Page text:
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I'm reading:

The standard C++ Library: A Tutorial and Reference by Nicolai M. Jossuttis

It's my go-to book when I'm going to use some STL mechanisms in any significant manner. Anyway, I was quickly rereading the chapters on std::map and related algorithms and I noticed a sentence I hadn't thought about before:

Non-constant maps provide a subscript operator for direct element access. However, the index of the subscript operator is not the integral position of the element. ... etc.

Why can only non-constant maps be used in an associative array like manner? It seems that it would be fairly simple to provide read-only semantics in this case. I suppose exceptions would be possible if you tried to retrieve an element with a key that didn't exist (sine you can't add a new key/value to the map if its constant).

I'd like to understand the reasoning behind this if anyone can shed some light :) thanks!

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How would you expect map["foo"] to work on a const instance of std::map if there is no matching element ? It cannot create it since the map is const and throwing an expection would differ from the non-const behavior which could be dangerous. –  ereOn Nov 29 '11 at 18:26

5 Answers 5

up vote 11 down vote accepted

Why can only non-constant maps be used in an associative array like manner?

Because those operators return a reference to the object that is associated with a particular key. If the container does not already contain such an object, operator[] inserts the default object. Now, if container is constant, you cannot insert any objects into it, and you cannot return a reference to non-existing objects, that's why these operators are available for non-constant containers only.

Throwing an exception in that case is possible, of course, but is not the best way to approach a pretty general cases when object for a given key doesn't exist. Basically, exceptions are extremely expensive and are for exceptional situations, and the above one is not, so it is not worth it.

The better way would be to return an iterator, but then user would have to check if it is not "end", which will make the use case similar to calling find (), so useless. Returning iterators or pointers for constant-only containers is also possible, but that breaks semantics a bit and is confusing.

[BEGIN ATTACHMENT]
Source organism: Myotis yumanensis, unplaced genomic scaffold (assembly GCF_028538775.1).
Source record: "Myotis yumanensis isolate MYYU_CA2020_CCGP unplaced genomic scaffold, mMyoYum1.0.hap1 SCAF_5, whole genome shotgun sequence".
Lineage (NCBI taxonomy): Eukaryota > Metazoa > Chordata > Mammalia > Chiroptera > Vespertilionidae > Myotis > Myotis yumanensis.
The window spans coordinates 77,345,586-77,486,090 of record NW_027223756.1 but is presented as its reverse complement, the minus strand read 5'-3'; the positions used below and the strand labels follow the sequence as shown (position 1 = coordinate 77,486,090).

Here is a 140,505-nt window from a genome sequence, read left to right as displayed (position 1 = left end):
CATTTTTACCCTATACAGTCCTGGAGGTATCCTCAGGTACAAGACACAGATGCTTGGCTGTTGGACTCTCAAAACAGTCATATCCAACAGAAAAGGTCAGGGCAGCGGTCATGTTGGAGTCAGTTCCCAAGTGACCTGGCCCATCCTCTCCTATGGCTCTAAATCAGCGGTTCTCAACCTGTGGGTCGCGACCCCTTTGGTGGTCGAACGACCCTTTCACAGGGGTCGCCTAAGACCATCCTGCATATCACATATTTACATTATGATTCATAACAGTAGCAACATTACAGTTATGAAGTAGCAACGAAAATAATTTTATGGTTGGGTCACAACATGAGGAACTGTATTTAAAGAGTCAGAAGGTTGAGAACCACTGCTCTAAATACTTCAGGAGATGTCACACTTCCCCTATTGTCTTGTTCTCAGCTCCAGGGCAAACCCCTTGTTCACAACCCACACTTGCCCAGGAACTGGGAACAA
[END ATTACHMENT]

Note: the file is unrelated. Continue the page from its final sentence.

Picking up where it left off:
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In C++11 you can use at() to get that "get mapped value, else throw exception" behavior. Overloading operator[] to do two different things (i.e. either insert new pair or throw) depending on whether a map is constant would be too confusing and error-prone.

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[] operator modifies the map, if the key doesn't exist.

If the key doesn't exist, the map creates a new entry with the key, and a default value for the associated value, and return its reference. For this to happen, operator[] has to be non-const function, which means it cannot operate on const instance of std::map.

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The []-operator mutates the container: If the key doesn't exist, it will be created:

return m[1];      // **creates** m[1] if it doesn't exist

return *m.find(1) // UB if m[1] doesn't exist (dereferencing m.end())

Furthermore, [] always returns a non-constant reference, so you can say m[1] = 2;. On the other hand, find() returns an iterator whose constness is that of the map itself:

map_t m;
*m.find(1) = 2;    // Only OK if m[1] exists
// *const_cast<map_t const &>(m).find(1) = 2;  // error
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First, as in doublep's answer, if you want a possible exception for missing keys use at(). The purpose of operator[] is to provide access to possibly-missing keys, no exceptions (apart from the totally unavoidable ones, out-of-memory or thrown from constructors of the key/value types), no fuss :-)

So why can't we still provide read-only semantics? The basic problem is what happens when you do this:

std::map<int,int> foo;
foo[0] = 0;    // fine
const std::map<int,int> &bar = foo;

Now, we can imagine that bar[1] might be defined return a reference to some special 0 object that's tucked away somewhere up std::map's sleeve. That would be enough to "read" the correct value, right? But no, that doesn't work, because we should be able to do this:

const int &element = bar[1];
foo[1] = 1;
std::cout << element << "\n"; // should print 1

Therefore, operator[] const really would have to be able to modify the container in order distinguish it from what at() does. operator[] really has to create elements of the map for keys that don't already exist. We can't provide read-only semantics for the const version. So we can't allow it.

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